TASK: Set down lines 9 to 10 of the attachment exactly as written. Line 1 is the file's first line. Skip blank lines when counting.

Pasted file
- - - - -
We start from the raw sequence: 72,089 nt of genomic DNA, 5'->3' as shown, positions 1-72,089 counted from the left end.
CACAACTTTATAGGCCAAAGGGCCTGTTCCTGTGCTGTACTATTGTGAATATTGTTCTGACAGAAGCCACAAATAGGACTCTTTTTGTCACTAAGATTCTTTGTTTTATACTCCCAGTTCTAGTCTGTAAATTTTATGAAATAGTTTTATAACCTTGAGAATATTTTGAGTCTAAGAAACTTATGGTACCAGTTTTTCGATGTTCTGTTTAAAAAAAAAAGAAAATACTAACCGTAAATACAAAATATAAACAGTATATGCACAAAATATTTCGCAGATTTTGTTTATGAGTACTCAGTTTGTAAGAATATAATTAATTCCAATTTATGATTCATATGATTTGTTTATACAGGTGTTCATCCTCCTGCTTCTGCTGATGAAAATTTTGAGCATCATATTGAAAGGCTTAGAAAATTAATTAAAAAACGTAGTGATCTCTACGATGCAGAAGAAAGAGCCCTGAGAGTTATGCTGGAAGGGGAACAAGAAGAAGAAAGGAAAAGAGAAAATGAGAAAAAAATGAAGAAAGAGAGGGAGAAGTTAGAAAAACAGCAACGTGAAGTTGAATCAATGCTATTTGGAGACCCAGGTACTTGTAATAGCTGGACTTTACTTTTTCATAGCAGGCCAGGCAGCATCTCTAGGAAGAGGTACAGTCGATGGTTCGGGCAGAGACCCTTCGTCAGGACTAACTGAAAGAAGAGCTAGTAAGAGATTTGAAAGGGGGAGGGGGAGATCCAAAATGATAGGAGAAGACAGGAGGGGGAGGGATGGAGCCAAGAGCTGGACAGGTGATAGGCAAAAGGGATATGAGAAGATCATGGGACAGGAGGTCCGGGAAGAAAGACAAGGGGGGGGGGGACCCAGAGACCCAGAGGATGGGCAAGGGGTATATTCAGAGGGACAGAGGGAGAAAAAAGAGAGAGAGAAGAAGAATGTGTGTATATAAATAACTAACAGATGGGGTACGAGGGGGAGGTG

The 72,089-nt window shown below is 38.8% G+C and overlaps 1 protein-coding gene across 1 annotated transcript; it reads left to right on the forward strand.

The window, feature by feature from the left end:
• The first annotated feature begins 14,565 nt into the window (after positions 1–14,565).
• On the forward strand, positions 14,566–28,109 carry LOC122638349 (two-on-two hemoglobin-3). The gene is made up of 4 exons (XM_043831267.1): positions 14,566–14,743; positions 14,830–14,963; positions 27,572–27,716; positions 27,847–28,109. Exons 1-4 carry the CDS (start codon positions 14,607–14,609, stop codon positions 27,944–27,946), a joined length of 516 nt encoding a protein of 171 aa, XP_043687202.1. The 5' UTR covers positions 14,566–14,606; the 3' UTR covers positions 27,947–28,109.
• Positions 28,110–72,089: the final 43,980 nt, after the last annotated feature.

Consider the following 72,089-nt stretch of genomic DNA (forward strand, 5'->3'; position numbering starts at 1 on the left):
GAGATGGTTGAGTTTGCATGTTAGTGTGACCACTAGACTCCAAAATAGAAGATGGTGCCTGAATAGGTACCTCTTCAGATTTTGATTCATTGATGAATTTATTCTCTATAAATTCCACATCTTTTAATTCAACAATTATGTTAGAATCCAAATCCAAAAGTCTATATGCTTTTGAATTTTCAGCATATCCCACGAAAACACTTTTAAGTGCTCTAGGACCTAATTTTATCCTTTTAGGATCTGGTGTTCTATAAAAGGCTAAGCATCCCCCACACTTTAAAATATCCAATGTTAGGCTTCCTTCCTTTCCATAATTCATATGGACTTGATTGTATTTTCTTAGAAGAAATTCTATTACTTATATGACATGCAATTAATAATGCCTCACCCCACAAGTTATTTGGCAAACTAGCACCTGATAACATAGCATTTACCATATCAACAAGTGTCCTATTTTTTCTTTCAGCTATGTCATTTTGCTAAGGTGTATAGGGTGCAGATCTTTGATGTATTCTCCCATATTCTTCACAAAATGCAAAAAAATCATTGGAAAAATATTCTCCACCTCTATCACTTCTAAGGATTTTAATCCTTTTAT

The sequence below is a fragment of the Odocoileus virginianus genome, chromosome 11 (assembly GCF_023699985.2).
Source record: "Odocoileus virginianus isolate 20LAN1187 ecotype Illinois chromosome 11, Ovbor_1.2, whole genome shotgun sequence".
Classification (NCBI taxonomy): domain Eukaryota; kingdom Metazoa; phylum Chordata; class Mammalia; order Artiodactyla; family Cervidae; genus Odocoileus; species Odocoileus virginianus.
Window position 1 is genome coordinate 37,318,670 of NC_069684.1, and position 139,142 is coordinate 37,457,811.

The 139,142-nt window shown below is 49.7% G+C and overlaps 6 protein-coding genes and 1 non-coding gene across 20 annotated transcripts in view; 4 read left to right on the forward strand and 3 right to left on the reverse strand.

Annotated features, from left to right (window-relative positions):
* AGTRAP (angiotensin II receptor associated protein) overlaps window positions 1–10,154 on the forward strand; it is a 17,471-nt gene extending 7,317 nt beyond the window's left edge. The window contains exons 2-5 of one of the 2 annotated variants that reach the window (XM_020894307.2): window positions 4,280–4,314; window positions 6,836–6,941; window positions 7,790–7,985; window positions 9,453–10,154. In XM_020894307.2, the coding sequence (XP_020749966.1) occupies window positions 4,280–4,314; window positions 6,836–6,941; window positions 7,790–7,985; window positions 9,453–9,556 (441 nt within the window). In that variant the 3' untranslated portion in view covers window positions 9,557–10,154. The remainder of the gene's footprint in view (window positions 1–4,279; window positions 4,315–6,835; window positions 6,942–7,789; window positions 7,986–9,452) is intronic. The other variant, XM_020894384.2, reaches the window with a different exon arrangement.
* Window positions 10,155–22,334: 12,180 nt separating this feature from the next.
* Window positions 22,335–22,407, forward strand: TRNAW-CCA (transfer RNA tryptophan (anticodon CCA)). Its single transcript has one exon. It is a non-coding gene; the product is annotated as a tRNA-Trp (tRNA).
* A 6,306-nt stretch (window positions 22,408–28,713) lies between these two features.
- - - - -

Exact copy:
GAGATGGTTGAGTTTGCATGTTAGTGTGACCACTAGACTCCAAAATAGAAGATGGTGCCTGAATAGGTACCTCTTCAGATTTTGATTCATTGATGAATTTATTCTCTATAAATTCCACATCTTTTAATTCAACAATTATGTTAGAATCCAAATCCAAAAGTCTATATGCTTTTGAATTTTCAGCATATCCCACGAAAACACTTTTAAGTGCTCTAGGACCTAATTTTATCCTTTTAGGATCTGGTGTTCTATAAAAGGCTAAGCATCCCCCACACTTTAAAATATCCAATGTTAGGCTTCCTTCCTTTCCATAATTCATATGGACTTGATTGTATTTTCTTAGAAGAAATTCTATTACTTATATGACATGCAATTAATAATGCCTCACCCCACAAGTTATTTGGCAAACTAGCACCTGATAACATAGCATTTACCATATCAACAAGTGTCCTATTTTTTCTTTCAGCTATGTCATTTTGCTAAGGTGTATAGGGTGCAGATCTTTGATGTATTCTCCCATATTCTTCACAAAATGCAAAAAAATCATTGGAAAAATATTCTCCACCTCTATCACTTCTAAGGATTTTAATCCTTTTAT

The sequence below is a fragment of the Odocoileus virginianus genome, chromosome 11 (assembly GCF_023699985.2).